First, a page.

When to Leave
Yesterday, I wrote about how to handle the annoying things your husband does. For two of them, ones that put you in danger, I suggested leaving.
Leaving is different from divorcing. Leaving is putting yourself out of harm's way. It also puts your spouse out of harm's way, preventing them from injuring or killing their spouse before they regain control over their mind and morals.
Husbands are not the only ones who can become dangerous. Wives can, too.
Bravo to 20-year-old Gabriel Burklund. MSNBC.com reports:
Gabriel said that he had asked his father to walk away from the marriage as the fighting worsened, telling him that "it might end up with someone dying." His dad refused to go, he told the judge.
Whether you're refusing out of stubbornness, anger, or concern, not going is unlikely to lead to a good outcome. Gabriel was so right to encourage his father to stop his battle with a woman who was losing a grip on herself.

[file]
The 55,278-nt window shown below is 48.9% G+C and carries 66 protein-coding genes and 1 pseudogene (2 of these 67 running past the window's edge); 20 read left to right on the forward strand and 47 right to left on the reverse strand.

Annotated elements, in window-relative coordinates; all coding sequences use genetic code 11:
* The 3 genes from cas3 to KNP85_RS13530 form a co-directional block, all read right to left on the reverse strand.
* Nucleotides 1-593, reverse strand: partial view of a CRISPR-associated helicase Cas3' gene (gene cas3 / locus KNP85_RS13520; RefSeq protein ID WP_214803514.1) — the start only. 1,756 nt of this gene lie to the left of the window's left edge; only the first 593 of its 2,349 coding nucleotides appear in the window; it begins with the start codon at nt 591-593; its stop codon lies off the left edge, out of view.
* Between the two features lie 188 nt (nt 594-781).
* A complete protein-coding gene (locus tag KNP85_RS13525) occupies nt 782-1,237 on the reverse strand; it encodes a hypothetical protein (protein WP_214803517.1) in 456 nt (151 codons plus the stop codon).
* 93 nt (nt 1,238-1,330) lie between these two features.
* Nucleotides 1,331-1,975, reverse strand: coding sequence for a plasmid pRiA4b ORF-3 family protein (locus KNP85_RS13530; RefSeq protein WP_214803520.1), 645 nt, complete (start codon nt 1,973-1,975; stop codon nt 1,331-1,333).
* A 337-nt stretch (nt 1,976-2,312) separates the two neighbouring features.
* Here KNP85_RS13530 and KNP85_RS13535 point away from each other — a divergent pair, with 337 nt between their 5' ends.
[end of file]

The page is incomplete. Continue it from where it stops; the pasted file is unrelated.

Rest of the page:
Gabriel's father, Michael, was described by his mother and siblings as a loving husband who "tried everything he could to save his marriage." Everything, that is, except stepping out of the line of fire.
Now, Michael is dead, killed by his wife Dorleen with five bullets and three more in the back after she reloaded and he lay on the floor. Dorleen was sentenced Tuesday to life in prison plus one to five years for her weapon. She came across as delusional and "twisted" but guilty of a cold, calculated murder despite her claim of self-defense.
As Gabriel said:
"This didn't happen because of one act. This happened because two people were in a war for years," he said. "It could have been solved if they'd just separated. But neither, neither of them backed down."